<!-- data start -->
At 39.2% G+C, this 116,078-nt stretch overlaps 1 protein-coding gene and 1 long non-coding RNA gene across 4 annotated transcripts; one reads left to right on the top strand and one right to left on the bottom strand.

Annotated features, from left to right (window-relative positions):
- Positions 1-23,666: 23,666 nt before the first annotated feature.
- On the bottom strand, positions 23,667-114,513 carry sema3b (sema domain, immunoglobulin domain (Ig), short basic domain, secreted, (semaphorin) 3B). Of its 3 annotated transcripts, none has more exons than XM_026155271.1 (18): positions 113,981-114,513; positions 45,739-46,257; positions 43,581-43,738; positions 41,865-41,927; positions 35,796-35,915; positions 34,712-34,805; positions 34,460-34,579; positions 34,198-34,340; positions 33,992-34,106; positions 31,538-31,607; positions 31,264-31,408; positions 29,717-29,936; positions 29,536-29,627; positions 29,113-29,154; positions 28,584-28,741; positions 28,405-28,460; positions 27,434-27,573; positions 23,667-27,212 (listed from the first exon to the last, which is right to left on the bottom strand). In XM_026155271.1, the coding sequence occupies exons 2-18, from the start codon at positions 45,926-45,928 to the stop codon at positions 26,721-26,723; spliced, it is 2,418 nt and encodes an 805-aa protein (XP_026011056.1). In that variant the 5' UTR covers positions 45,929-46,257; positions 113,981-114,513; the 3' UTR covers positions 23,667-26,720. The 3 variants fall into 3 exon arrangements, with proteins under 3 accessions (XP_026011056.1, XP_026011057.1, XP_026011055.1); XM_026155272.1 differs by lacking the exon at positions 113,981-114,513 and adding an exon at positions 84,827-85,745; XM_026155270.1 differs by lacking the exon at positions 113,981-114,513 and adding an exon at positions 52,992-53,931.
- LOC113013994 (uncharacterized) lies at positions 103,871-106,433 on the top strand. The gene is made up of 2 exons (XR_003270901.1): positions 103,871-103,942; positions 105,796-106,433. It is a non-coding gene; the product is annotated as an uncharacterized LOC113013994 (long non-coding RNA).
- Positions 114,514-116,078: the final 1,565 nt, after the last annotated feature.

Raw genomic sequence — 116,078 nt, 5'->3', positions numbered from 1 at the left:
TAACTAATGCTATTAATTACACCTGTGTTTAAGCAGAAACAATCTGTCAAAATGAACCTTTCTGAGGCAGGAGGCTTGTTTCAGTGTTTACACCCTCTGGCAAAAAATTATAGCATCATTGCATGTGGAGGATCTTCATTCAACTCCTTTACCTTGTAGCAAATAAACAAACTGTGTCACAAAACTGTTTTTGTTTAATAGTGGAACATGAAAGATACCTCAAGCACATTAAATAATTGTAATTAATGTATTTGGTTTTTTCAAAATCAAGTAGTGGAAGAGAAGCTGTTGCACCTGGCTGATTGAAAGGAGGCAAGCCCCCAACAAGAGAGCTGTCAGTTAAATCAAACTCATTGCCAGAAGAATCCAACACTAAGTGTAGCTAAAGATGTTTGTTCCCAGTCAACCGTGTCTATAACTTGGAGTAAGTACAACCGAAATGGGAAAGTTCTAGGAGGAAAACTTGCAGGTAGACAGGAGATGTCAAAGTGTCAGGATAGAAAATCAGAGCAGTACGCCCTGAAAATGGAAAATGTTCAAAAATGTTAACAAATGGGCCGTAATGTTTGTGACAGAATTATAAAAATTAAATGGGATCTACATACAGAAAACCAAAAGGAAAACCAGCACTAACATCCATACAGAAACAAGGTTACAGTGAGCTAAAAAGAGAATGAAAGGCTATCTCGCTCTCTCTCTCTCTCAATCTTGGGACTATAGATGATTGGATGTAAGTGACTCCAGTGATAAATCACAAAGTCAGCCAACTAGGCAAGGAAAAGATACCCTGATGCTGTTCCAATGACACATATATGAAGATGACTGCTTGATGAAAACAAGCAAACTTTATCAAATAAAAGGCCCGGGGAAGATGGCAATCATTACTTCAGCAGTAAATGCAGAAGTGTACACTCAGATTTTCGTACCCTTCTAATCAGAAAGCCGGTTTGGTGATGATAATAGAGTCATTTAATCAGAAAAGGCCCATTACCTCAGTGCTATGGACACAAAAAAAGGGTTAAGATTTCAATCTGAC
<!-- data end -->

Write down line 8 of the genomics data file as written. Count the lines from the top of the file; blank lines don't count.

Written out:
TAACTAATGCTATTAATTACACCTGTGTTTAAGCAGAAACAATCTGTCAAAATGAACCTTTCTGAGGCAGGAGGCTTGTTTCAGTGTTTACACCCTCTGGCAAAAAATTATAGCATCATTGCATGTGGAGGATCTTCATTCAACTCCTTTACCTTGTAGCAAATAAACAAACTGTGTCACAAAACTGTTTTTGTTTAATAGTGGAACATGAAAGATACCTCAAGCACATTAAATAATTGTAATTAATGTATTTGGTTTTTTCAAAATCAAGTAGTGGAAGAGAAGCTGTTGCACCTGGCTGATTGAAAGGAGGCAAGCCCCCAACAAGAGAGCTGTCAGTTAAATCAAACTCATTGCCAGAAGAATCCAACACTAAGTGTAGCTAAAGATGTTTGTTCCCAGTCAACCGTGTCTATAACTTGGAGTAAGTACAACCGAAATGGGAAAGTTCTAGGAGGAAAACTTGCAGGTAGACAGGAGATGTCAAAGTGTCAGGATAGAAAATCAGAGCAGTACGCCCTGAAAATGGAAAATGTTCAAAAATGTTAACAAATGGGCCGTAATGTTTGTGACAGAATTATAAAAATTAAATGGGATCTACATACAGAAAACCAAAAGGAAAACCAGCACTAACATCCATACAGAAACAAGGTTACAGTGAGCTAAAAAGAGAATGAAAGGCTATCTCGCTCTCTCTCTCTCTCAATCTTGGGACTATAGATGATTGGATGTAAGTGACTCCAGTGATAAATCACAAAGTCAGCCAACTAGGCAAGGAAAAGATACCCTGATGCTGTTCCAATGACACATATATGAAGATGACTGCTTGATGAAAACAAGCAAACTTTATCAAATAAAAGGCCCGGGGAAGATGGCAATCATTACTTCAGCAGTAAATGCAGAAGTGTACACTCAGATTTTCGTACCCTTCTAATCAGAAAGCCGGTTTGGTGATGATAATAGAGTCATTTAATCAGAAAAGGCCCATTACCTCAGTGCTATGGACACAAAAAAAGGGTTAAGATTTCAATCTGAC